Set expectations by stating the numbers of races, songs, etc that your child can play for or set an alarm. You might also want to set strict rules about when they can play games (e.g. only after supper, only on a Saturday, etc).
Video games are absorbing and cases of children and adults with symptoms bordering on addiction are well documented. Plan what you're going to do after the gaming session so that you can be sure you've got an alternative activity lined up to engage your child with.
Make sure you stick to your guns and keep the controllers somewhere your child can't get to them so that you have full control of access to the game console.
3) Be part of it!
Don't let your children play alone, get involved. Gaming is an activity that you can enjoy together. Just don't get too competitive!
As long as you've already spent a fortune on Pixar merchandise :(
Tuesday, 19 July 2011
Monday, 18 July 2011
Don't expect a long review.
Max is a very buoyant small plastic ball with a face. He sits in your toilet bowl and provides a tempting and amusing target for male potty trainees.
There's obviously some sort of weight inside as well as he always ends face side up ready for another soaking.
It's really as simple as that, seems to be working well with my son but your mileage may vary.
There's one more important thing to note though, it's fun. Really fun. And I mean for me not my boy.
I'm almost tempted to post a video so you can see the little fella spinning around but in the interest of good taste I'll resist.
Songify is free and comes with a couple of backing tracks but many many more are available for purchase within the app and I suspect the developer will keep adding more.
Once you've recorded your song it's easy to share via email or post to your Facebook or Twitter account.
Now of course I wouldn't be posting this here if it didn't have some element of kid-friendliness and it does, in spades. Songify might not have been designed for kids but of my son is anything to go by they love it! The simplicity of the interface and entertainment value of the results means both of us (and my wife!) keep coming back for more.
But don't take my word for it, here are some tracks my son laid down. Enjoy! :)
Songify (iOS, currently £free)
Dad rating: 5/5
Kid rating: 5/5
Sunday, 17 July 2011
Seems pretty common sense to me. :-!
There is one problem though, the bloody red button logo. The main CBeebies logo is nicely semi-transparent but the red button one seems to be as garish and bold as they could possibly have made it, which is bad news for plasma screen TVs. The good news though is that there's a very easy but badly publicised way to turn it off - the green button! One press when you first tune into the channel and away it goes, leaving your TV screen unblemished.
My Panasonic and I wish we'd discovered this trick a little sooner...
1) Never presume that you know more about your child than their mother. Nobody knows more about your child than their mother. A lot of the time you'll agree on the right thing to do but some times you'll disagree. Very occasionally (maybe 50% of the time) it'll turn out that you were right. Don't get cocky though, it was just a fluke.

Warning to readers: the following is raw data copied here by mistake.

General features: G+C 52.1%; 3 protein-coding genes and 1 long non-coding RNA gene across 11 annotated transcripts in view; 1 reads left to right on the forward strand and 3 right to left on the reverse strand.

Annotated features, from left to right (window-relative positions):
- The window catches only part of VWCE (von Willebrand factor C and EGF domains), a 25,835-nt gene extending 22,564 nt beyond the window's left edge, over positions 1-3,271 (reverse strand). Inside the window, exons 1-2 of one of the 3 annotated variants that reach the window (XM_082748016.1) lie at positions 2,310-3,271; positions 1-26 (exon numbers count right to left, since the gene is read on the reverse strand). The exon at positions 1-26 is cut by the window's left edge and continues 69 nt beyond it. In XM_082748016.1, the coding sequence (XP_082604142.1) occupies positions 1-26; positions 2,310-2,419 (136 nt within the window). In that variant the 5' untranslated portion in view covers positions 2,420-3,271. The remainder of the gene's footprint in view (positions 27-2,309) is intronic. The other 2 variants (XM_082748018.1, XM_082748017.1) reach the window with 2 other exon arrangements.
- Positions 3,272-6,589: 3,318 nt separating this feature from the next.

2) Get used to not having any sleep. Think of the tiredest you've ever been...that was nothing.
3) About the tiredness thing, don't worry, somehow you'll get used to it.
4) You'll end up buying a lot of baby stuff you question the utility of and need for. Don't question every purchase, save your challenges for the really ridiculous ones (see item 1 above).
5) Remember free time? You don't have that any more.
6) Your baby will feel incredibly small and fragile at first. Don't worry, they're actually pretty resilient. People have been looking after them without too much trouble for thousands of years and many of them were a lot less careful than you are.
7) Get used to worrying all the time.
8) Read to your child every day even when you don't really feel like it.
9) Make sure you and your lady make time for each other not matter how tired you are. Even half an hour cuddling in front of the TV is better than nothing, but if you can take the time to sit down at the table and eat together.
10) You don't need me to tell you this one because you won't be able to help yourself. Love them forever.
What's the purpose of this blog? Well, as a father for over 3 years now I've been struck by the lack of Dad focussed stuff out there in internet land. The are lots of parenting blogs and forums but most of them are decidely female in nature. Nothing wrong with that but they miss so much of the stuff I want to know; and where there is Dad content its often from the wrong side of the Atlantic.
My mission, then, is to comment on the experience of being a Dad and review some of the best toys, games, apps and other cool stuff out there that I've enjoyed with my son.
With any luck I'll provide something that at least a few people out there find interesting and helpful.